There is a chance that people may once again be able to see lions against the backdrop of the snow-covered Atlas mountains and hear the echo of roars as described by Ormsby in 1864 (Yamaguchi and Haddane 2002). It would be a fitting soundtrack for restored forests and valleys in North Africa.


Bazzu L.J. and B;ack S.A. Les lions d’Afrique du Nord : apprendre du passé pour façonner le futur. (translated C. Guy) Le Tarsier (Association Francophone des Soigneurs Animaliers) 26, 5-9.

Black, S. (2016). The Challenges and Relevance of Exploring the Genetics of North Africa’s “Barbary Lion” and the Conservation of Putative Descendants in Captivity. International Journal of Evolutionary Biology, 2016, 1-9.

Black, S., Fellous, A., Yamaguchi, N. and Roberts, D., 2013. Examining the Extinction of the Barbary Lion and Its Implications for Felid Conservation. PLoS ONE, 8(4), e60174.

Black, S., Yamaguchi, N., Harland, A. and Groombridge, J. (2010). Maintaining the genetic health of putative Barbary lions in captivity: an analysis of Moroccan Royal Lions. European Journal of Wildlife Research, 56(1), 21-31.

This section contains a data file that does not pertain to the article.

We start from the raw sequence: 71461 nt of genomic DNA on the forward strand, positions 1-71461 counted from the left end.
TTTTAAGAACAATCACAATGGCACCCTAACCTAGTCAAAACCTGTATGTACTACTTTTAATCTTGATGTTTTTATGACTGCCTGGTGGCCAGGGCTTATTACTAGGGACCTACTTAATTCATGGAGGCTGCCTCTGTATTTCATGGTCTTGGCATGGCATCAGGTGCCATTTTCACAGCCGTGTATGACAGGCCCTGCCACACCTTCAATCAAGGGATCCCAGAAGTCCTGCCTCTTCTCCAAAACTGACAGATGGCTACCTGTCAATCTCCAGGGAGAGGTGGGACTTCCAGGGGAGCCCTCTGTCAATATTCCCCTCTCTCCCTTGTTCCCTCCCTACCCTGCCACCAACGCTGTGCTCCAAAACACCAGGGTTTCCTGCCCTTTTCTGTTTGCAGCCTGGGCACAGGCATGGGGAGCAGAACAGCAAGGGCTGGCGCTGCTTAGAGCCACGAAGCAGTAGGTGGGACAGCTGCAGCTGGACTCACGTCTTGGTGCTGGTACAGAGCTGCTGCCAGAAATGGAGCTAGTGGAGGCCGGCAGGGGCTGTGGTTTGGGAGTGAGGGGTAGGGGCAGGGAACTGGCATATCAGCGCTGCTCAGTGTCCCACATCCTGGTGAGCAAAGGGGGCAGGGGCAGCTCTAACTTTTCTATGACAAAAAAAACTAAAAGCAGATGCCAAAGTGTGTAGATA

Burger, J. and Hemmer, H. (2005). Urgent call for further breeding of the relic zoo population of the critically endangered Barbary lion (Panthera leo leo Linnaeus 1758). European Journal of Wildlife Research, 52(1), 54-58.

Lee, T., et al. (2015). Assessing uncertainty in sighting records: an example of the Barbary lion. PeerJ, 3, e1224.

Mazak V. (1970). The Barbary lion, Panthera leo leo (Linnaeus, 1758); some systematic notes, and an interim list of the specimens preserved in European museums. Z Saugetierkd 35,34-45.  

Slimani H. and Aidoud A. (2004) Desertification in the Maghreb: A Case Study of an Algerian High-Plain Steppe. In: Marquina A. (ed) Environmental Challenges in the Mediterranean 2000–2050. Vol. 37. Dordrecht: Springer, pp. 93-108.

Yamaguchi N., Haddane B. (2002). The North African Barbary lion and the Atlas lion project. Int. Zoo News, 49, 465–481.

Renewed importance of the Moroccan Royal Lions

A new study by Lehocká et al (2021) published right at the end of December 2021 in PLos ONE focuses attention back on the Moroccan Royal Lion population. Previous studies provided data on the Moroccan Royal lions which has now been examined further in this interesting analysis of the captive population of animals that are descendants of the King of Morocco’s collection.

As this blog has repeatedly stated, these lions, now mostly scattered across European zoos as well as a significant group still in Rabat Zoo, Morocco, are a potentially very important remnant of the North African lion population. In contemporary terms we should see these as being part of the wider Northern lion subspecies Panthera leo leo (range India, Middle East North Africa , West Africa, Central Africa).